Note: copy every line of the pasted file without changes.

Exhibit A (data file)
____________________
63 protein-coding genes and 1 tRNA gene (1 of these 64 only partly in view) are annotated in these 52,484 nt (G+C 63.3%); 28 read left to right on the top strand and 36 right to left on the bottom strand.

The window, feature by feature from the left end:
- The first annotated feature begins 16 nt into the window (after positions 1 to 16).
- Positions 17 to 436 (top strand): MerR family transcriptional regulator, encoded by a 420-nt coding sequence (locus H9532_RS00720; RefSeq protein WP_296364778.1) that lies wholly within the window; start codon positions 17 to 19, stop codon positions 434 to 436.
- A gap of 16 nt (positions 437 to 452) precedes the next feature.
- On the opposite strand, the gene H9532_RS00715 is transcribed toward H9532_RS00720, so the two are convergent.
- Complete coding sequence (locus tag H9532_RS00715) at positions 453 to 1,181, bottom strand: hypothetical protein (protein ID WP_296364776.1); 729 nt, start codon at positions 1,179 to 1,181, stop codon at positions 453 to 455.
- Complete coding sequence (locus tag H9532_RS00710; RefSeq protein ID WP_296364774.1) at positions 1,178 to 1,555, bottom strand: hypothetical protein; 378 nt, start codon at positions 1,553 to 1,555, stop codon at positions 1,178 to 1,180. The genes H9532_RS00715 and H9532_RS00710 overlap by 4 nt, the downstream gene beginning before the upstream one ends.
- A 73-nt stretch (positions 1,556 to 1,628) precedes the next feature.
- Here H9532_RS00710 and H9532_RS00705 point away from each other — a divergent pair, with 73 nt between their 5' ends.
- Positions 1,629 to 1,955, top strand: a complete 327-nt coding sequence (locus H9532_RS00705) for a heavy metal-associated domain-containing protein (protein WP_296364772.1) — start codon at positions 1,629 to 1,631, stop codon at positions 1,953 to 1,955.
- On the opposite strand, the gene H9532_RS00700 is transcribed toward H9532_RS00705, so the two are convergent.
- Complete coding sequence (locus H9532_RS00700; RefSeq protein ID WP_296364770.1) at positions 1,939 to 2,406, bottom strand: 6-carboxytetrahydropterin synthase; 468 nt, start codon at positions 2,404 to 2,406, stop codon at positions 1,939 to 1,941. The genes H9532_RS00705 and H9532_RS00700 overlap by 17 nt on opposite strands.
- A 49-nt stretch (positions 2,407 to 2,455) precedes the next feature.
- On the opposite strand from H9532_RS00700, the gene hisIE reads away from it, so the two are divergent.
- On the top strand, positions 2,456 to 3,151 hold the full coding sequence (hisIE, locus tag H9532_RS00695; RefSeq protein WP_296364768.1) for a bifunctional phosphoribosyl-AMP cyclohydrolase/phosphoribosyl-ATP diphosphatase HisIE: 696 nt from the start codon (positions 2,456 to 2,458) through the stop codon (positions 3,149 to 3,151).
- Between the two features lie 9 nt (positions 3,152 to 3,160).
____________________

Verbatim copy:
63 protein-coding genes and 1 tRNA gene (1 of these 64 only partly in view) are annotated in these 52,484 nt (G+C 63.3%); 28 read left to right on the top strand and 36 right to left on the bottom strand.

The window, feature by feature from the left end:
- The first annotated feature begins 16 nt into the window (after positions 1 to 16).
- Positions 17 to 436 (top strand): MerR family transcriptional regulator, encoded by a 420-nt coding sequence (locus H9532_RS00720; RefSeq protein WP_296364778.1) that lies wholly within the window; start codon positions 17 to 19, stop codon positions 434 to 436.
- A gap of 16 nt (positions 437 to 452) precedes the next feature.
- On the opposite strand, the gene H9532_RS00715 is transcribed toward H9532_RS00720, so the two are convergent.
- Complete coding sequence (locus tag H9532_RS00715) at positions 453 to 1,181, bottom strand: hypothetical protein (protein ID WP_296364776.1); 729 nt, start codon at positions 1,179 to 1,181, stop codon at positions 453 to 455.
- Complete coding sequence (locus tag H9532_RS00710; RefSeq protein ID WP_296364774.1) at positions 1,178 to 1,555, bottom strand: hypothetical protein; 378 nt, start codon at positions 1,553 to 1,555, stop codon at positions 1,178 to 1,180. The genes H9532_RS00715 and H9532_RS00710 overlap by 4 nt, the downstream gene beginning before the upstream one ends.
- A 73-nt stretch (positions 1,556 to 1,628) precedes the next feature.
- Here H9532_RS00710 and H9532_RS00705 point away from each other — a divergent pair, with 73 nt between their 5' ends.
- Positions 1,629 to 1,955, top strand: a complete 327-nt coding sequence (locus H9532_RS00705) for a heavy metal-associated domain-containing protein (protein WP_296364772.1) — start codon at positions 1,629 to 1,631, stop codon at positions 1,953 to 1,955.
- On the opposite strand, the gene H9532_RS00700 is transcribed toward H9532_RS00705, so the two are convergent.
- Complete coding sequence (locus H9532_RS00700; RefSeq protein ID WP_296364770.1) at positions 1,939 to 2,406, bottom strand: 6-carboxytetrahydropterin synthase; 468 nt, start codon at positions 2,404 to 2,406, stop codon at positions 1,939 to 1,941. The genes H9532_RS00705 and H9532_RS00700 overlap by 17 nt on opposite strands.
- A 49-nt stretch (positions 2,407 to 2,455) precedes the next feature.
- On the opposite strand from H9532_RS00700, the gene hisIE reads away from it, so the two are divergent.
- On the top strand, positions 2,456 to 3,151 hold the full coding sequence (hisIE, locus tag H9532_RS00695; RefSeq protein WP_296364768.1) for a bifunctional phosphoribosyl-AMP cyclohydrolase/phosphoribosyl-ATP diphosphatase HisIE: 696 nt from the start codon (positions 2,456 to 2,458) through the stop codon (positions 3,149 to 3,151).
- Between the two features lie 9 nt (positions 3,152 to 3,160).